"Atlantic City was Las Vegas. This town was wide open."

— Skinny D’Amato

Chance of a Lifetime

Nucky Johnson, Skinny D'Amato, and how Atlantic City became the Naughty Queen of Resorts

By Grace Anselmo D’Amato
Foreword by Vicki Gold Levi

Includes 96 gallery pages of historic photographs

"The breaks are everything. It's the roll of the dice, the flip of a coin, the cut of the cards, the turn of the wheel... You have to be in the right place at the right time."

—Skinny D'Amato

237 pages, 178 illustrations
Hardcover $26.95
ISBN 10-945582-75-7

HARDCOVER OUT OF STOCK - ONLY "HURT" COPIES AVAILABLE ($14)
(Limited stock of good-to-excellent condition books)

237 pages, 178 illustrations
Paperback
$16.95
ISBN 1-59322-007-3

PAPERBACK
("HURT") HARDCOVER

BOOK DESCRIPTION

In her glory days — the pivotal decades from Prohibition to the Jet Age— Atlantic City was the nation's center of popular entertainment. Celebrities and tourists flocked to "America's Playground" while political corruption, illegal gambling, bootlegging, and prostitution were all sanctioned as part of the Atlantic City experience.

Two larger-than-life men — Enoch "Nucky" Johnson, with his political empire, and Paul "Skinny" D'Amato, super-smooth 500 Club owner — are legends of this era.

Chance of a Lifetime explores the heyday of this resort - a time when real-life excesses strain even the wildest imaginations and outrageous characters made it all happen. Beginning with the early attractions of the resort island, then exploring the power base of boss "Nucky" Johnson, and later "Skinny" D'Amato and his famed 500 Club - a venue that encapsulated everything good, bad, and fun about the resort town - we are given a nostalgic tour of the "good-bad old days."

It is the time and place where American Cool in was born in mid-century, it was the first home of the Rat Pack and a haven where a down-and-out Frank Sinatra was always welcome — and never forgot it.

This intimate account of the city, the club and the famous and infamous people who passed through is told by insider Grace Anselmo D'Amato, whose husband managed the 500 Club for his brother Skinny. The book includes a foreword by the noted Atlantic City historian Vicki Gold Levi, who recounts her experiences as a teenager at the "Five" at its height in the '50s.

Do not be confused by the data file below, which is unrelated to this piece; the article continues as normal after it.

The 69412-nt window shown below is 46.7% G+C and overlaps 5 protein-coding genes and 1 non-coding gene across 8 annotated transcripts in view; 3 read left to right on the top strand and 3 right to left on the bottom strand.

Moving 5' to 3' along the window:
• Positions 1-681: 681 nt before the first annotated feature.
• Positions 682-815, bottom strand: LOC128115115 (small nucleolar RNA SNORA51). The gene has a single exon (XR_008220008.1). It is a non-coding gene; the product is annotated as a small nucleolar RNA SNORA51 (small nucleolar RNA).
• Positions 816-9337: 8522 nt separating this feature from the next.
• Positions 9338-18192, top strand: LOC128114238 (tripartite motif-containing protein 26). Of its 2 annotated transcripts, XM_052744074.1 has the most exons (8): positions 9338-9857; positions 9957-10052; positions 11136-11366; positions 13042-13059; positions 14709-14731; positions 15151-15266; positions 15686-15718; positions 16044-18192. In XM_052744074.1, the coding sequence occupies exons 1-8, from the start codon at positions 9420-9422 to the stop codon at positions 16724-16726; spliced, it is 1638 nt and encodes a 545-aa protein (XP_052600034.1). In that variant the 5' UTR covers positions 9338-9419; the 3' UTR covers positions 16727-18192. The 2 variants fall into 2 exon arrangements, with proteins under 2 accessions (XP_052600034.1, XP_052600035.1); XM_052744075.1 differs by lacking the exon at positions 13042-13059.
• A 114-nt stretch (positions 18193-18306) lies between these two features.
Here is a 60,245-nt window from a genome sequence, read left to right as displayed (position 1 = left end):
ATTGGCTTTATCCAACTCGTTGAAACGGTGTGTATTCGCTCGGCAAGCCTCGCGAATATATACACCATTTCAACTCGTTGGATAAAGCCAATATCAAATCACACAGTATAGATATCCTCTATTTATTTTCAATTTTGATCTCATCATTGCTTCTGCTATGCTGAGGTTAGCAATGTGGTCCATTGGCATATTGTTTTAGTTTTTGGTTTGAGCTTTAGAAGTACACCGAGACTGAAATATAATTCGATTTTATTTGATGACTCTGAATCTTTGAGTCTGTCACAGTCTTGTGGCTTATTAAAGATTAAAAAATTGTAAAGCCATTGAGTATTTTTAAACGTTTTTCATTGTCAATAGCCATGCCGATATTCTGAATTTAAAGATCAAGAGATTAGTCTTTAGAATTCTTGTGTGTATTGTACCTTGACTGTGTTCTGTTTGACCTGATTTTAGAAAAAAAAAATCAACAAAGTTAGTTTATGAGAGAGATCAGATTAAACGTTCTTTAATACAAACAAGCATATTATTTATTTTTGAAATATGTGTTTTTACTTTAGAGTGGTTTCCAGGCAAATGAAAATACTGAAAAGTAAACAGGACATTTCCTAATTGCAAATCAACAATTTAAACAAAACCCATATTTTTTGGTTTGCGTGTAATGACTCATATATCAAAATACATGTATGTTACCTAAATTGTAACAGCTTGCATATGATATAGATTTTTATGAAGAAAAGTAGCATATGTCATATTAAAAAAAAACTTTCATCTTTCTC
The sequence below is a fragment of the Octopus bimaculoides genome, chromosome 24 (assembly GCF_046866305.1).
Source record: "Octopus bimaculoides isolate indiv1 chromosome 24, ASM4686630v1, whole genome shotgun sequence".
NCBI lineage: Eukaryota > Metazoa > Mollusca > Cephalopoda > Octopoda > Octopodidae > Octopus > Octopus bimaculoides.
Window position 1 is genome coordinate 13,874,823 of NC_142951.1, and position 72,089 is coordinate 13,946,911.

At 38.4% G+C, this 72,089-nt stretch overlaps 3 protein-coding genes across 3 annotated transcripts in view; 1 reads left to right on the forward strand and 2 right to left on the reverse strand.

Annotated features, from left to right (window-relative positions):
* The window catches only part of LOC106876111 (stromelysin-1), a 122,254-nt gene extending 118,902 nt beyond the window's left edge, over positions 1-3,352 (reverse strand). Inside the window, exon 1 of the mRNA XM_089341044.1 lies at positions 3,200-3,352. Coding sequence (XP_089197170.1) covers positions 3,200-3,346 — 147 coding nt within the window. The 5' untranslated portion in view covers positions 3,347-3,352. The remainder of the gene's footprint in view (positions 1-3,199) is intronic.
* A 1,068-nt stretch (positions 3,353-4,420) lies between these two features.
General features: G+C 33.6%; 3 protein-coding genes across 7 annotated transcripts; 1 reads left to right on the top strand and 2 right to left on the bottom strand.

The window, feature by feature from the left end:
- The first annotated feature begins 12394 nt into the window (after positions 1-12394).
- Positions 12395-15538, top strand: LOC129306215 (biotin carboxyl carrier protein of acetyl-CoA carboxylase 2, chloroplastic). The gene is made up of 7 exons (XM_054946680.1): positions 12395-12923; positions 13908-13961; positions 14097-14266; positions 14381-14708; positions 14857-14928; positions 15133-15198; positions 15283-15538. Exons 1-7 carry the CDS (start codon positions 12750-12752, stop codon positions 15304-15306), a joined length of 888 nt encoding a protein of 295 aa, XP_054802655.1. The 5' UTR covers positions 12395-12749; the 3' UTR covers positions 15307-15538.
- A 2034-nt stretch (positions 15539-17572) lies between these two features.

Chance of a Lifetime is extensively illustrated with 178 rare pictures of celebrities, Nucky Johnson, Skinny D'Amato, the 500 Club, and historic Atlantic City images on 96 gallery pages — with additional images throughout the text.

In a place where more people came for sin than sun, Chance of a Lifetime details the rise and fall, and rise again, of Atlantic City's glorious glitz and guts.

REVIEWS

"A rollicking account... There were few in the city as flamboyant as Skinny D’Amato. The book chronicles his career from his start as a precocious street hustler to his time as the owner of a nationally known nightclub. At the peak of the 500 Club’s popularity, Skinny D’Amato was as much of a celebrity as Sinatra and the other entertainers who filled its showrooms nightly."

— The Press of Atlantic City

"Evokes the sounds, smells, and sights of the day in a vivid and refreshing manner" "fleshing out the Damon Runonesque characters of the city’s history in detail."

— The Beach Haven Times


"Chance of A Lifetime rings true because it is a firsthand account. Grace Anselmo D’Amato takes us on an exhilarating ride through the extravagance, pathos, and optimism of Atlantic City’s rise, fall, and resurrection."

— Whoot, Atlantic City

" Among those depicted are Jackie Gleason, Sammy Davis Jr., Danny Thomas, Zsa Zsa Gabor and Milton Berle, as well as Martin & Lewis and, of course, Sinatra."

— The Courier-Post

MORE

EXCERPTS

Skinny had an eye for talent, and young entertainers were thrilled to be given an opportunity to perform at the 500 Club. This mutually beneficial situation resulted in Skinny offering his patrons unknown performers who later became nationally and internationally famous.

In 1946, Skinny hired a scrawny, little-known comedian from New York. The man had worked the Borscht Belt in New York’s Catskill Mountains, but outside of that venue, the name Jerry Lewis didn’t mean much to many people. So Skinny paid him one hundred and fifty dollars a week. He also hired a velvet-voiced singer from Ohio. Dean Martin had established himself in nightclubs, so Skinny paid him seven hundred dollars a week. Martin was a carefree, easygoing man; Lewis was intense.

ABOUT THE AUTHOR

The mother of three children and grandmother of five, the late Grace Anselmo D'Amato was a New Jersey native. She married Willie D'Amato in 1945, when she was eighteen and he was thirty-three.

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